Most policies I looked at involved using a black box, which measures driving in terms of braking, speed, steering, times and distance — this is known as telematics.

The device is supplied by the insurance company. You can stick it to your windscreen or plug into the cigarette lighter; it communicates with an app on your phone. Sometimes, no device is needed — just a smartphone.

Telematics policies can make a difference, particularly in year two,’ says Mr Daniels, adding that companies reward good drivers with discounts.

Be aware, though, of curfews, which limit the times you can drive. Bell, which is part of the Admiral insurance group doesn’t have a curfew, but in its FAQ, it states that ‘frequently driving at risky times such as after 10pm will reduce your driving score’. A salesman was not able to define ‘frequently’, and suggested that if it was more than a few times, the policy wasn’t for us.

Although my son has a black box with Ticker, and often drives after 10pm, he has maintained a ‘gold’ standard driving score. So, hopefully, he can look forward to a lower premium next year.

It’s not the same for his 85-year-old grandfather, though. ABI says: ‘Our data shows that for drivers aged 86 to 90, the frequency of claims and average cost is higher, which pushes premiums up for older drivers.’

Nubee and Bell were approached for comment. Bell subsequently agreed that it had not adequately addressed the issue of what was considered ‘regularly’ driving at night.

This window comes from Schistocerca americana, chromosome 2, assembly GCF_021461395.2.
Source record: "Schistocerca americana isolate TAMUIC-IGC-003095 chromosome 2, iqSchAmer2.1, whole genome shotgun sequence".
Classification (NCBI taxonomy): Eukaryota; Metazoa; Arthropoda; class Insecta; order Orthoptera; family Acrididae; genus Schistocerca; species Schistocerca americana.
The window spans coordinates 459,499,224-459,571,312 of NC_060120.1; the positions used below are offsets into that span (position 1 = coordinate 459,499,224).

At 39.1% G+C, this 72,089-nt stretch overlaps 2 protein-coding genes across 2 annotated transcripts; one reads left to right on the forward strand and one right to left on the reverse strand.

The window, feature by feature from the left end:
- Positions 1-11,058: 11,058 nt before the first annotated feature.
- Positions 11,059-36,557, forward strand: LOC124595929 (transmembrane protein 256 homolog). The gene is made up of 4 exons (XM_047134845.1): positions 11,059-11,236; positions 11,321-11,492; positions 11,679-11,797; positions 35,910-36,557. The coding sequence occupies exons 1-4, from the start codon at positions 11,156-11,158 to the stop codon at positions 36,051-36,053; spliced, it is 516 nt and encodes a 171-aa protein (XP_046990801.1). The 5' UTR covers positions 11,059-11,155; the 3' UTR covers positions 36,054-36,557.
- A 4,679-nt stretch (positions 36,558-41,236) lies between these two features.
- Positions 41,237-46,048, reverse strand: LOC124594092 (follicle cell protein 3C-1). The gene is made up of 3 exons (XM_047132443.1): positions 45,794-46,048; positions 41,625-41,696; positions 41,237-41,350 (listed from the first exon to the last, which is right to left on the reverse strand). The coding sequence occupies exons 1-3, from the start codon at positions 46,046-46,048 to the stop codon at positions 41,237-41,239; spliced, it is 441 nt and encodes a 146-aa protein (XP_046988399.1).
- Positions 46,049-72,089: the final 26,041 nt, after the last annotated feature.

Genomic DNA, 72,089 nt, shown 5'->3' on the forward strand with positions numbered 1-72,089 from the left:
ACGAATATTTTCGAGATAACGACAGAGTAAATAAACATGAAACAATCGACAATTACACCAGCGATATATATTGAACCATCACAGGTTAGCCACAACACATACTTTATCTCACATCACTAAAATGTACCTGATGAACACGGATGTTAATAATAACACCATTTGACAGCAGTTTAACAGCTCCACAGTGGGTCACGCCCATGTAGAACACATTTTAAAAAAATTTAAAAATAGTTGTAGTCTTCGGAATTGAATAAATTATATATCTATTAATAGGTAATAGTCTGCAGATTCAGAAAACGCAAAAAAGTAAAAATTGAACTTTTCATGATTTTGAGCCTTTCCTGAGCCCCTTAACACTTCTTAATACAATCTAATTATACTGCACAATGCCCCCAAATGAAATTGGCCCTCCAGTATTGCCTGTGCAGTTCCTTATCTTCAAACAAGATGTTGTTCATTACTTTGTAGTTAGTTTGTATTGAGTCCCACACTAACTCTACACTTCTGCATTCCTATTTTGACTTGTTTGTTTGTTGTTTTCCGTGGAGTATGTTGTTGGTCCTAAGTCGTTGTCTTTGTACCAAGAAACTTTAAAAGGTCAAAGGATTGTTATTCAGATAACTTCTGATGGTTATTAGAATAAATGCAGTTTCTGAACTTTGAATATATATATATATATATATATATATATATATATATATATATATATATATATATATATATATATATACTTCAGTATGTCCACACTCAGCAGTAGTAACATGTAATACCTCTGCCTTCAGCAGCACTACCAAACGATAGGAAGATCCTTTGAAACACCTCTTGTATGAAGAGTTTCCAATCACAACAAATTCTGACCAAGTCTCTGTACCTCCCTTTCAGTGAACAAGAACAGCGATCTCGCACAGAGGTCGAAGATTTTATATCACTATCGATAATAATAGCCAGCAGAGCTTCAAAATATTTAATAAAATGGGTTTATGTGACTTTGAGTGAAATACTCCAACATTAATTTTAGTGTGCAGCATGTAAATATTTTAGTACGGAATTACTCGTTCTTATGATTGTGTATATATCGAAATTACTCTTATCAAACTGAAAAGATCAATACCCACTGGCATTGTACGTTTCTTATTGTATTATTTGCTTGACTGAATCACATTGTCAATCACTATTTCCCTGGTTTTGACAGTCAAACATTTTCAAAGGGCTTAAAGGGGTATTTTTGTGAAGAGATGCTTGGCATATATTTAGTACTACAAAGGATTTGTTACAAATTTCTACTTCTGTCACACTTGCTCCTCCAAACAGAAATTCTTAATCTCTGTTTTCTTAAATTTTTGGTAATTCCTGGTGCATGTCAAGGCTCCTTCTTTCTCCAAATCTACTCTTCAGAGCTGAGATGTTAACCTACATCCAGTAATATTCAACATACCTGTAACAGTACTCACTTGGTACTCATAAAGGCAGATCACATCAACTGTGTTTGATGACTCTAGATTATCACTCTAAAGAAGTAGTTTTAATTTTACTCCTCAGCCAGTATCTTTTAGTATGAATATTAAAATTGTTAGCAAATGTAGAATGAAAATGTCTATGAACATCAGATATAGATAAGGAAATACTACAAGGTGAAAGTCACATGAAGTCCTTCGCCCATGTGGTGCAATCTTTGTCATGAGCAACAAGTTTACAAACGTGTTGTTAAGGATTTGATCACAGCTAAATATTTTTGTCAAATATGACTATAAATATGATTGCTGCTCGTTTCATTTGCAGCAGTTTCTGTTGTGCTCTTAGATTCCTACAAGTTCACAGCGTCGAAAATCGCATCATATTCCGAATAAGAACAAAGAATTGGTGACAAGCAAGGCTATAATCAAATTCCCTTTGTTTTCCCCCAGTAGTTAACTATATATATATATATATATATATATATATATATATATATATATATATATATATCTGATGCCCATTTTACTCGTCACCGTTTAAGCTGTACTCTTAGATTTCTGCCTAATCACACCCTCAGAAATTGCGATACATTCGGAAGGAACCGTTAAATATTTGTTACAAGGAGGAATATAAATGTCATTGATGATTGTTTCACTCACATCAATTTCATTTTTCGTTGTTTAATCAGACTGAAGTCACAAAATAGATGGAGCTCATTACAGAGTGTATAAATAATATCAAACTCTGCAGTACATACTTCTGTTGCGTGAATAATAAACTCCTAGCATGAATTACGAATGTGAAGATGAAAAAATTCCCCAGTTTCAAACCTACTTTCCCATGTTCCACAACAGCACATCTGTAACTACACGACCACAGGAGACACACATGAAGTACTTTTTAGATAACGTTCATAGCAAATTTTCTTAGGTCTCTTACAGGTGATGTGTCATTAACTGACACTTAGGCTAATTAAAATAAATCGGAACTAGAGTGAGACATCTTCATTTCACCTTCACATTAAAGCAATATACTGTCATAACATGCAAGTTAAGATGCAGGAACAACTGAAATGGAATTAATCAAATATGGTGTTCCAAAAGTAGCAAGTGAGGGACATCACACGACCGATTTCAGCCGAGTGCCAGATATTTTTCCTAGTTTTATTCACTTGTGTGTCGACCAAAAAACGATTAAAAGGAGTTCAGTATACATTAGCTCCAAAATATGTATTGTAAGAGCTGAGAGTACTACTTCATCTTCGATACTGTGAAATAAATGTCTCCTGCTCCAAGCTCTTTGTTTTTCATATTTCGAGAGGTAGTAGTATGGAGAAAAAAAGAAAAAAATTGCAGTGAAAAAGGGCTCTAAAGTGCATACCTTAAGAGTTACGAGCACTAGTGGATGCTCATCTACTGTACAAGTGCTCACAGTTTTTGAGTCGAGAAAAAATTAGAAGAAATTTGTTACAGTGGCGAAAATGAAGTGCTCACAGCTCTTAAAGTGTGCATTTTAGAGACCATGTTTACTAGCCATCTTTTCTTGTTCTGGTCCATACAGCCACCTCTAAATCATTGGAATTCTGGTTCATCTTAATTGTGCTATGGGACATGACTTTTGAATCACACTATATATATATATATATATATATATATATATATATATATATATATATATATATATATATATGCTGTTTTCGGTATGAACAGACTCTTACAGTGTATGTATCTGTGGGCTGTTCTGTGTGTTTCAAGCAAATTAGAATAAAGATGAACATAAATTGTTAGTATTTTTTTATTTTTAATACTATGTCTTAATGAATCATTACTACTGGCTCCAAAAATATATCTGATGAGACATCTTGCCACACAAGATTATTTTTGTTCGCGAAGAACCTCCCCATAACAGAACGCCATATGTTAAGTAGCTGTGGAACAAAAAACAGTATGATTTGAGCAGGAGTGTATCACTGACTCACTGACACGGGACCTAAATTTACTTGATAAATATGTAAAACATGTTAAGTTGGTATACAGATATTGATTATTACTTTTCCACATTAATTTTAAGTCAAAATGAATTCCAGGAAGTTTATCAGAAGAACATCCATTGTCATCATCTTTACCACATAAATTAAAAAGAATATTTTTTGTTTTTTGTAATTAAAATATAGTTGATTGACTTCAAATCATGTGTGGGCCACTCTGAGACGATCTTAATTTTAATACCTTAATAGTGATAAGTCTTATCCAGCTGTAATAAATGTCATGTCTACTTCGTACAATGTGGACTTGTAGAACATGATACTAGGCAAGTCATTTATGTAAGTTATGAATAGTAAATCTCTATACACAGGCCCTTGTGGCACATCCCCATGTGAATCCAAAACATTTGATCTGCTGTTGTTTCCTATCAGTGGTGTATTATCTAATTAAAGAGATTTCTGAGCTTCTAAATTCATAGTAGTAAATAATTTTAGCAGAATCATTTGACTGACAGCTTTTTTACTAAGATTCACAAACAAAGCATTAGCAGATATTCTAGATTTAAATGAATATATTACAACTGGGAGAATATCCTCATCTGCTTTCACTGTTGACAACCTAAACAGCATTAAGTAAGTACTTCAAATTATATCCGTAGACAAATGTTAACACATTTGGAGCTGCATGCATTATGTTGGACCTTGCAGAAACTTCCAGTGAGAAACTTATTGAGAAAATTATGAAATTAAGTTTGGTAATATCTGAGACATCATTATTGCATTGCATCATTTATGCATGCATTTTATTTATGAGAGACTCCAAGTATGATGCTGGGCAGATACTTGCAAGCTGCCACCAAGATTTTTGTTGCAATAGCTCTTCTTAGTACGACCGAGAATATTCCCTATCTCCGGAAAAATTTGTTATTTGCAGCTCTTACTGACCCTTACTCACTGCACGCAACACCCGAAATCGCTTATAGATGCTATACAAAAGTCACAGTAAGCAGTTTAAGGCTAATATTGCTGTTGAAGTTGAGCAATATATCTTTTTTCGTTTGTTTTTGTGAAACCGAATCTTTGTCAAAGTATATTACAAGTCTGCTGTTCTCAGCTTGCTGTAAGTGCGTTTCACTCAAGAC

A spokesman later said that, ‘if someone takes a short trip once or twice a week between 10pm and 4am, and overall drives a larger number of miles annually, then it should not impact too much on their driving score’.


10 tips for getting cheaper cover for new drivers 

  1. Be sure to shop around: Try several comparison websites before buying.
  2. Think about the type of car: If you haven’t yet bought one, get a small engine vehicle such as a Hyundai i10.
  3. Buy fully comprehensive insurance rather than third party: It may sound counter-intuitive, but it’s often cheaper.
  4. Buy in advance: Purchasing 23 days before your policy expires is the ideal.
  5. Consider telemetrics: Using a black box to monitor your driving skills can save money.
  6. Add an experienced named driver to the policy: But they must still drive the car; they will have the same level of cover as the main driver (but if they have an accident your no-claims bonus will be affected).
  7. Tweak your job title: You can legally describe your job in a different way to cut costs — as long as you are honest.
  8. Raise your excess: The more you agree to pay of any claim the less your premium will be.
  9. Take out multi-car insurance: It’s often cheaper to insure two or more cars.
  10. Pay your premium annually, not in instalments: It’s a big upfront cost, but you save in the long run.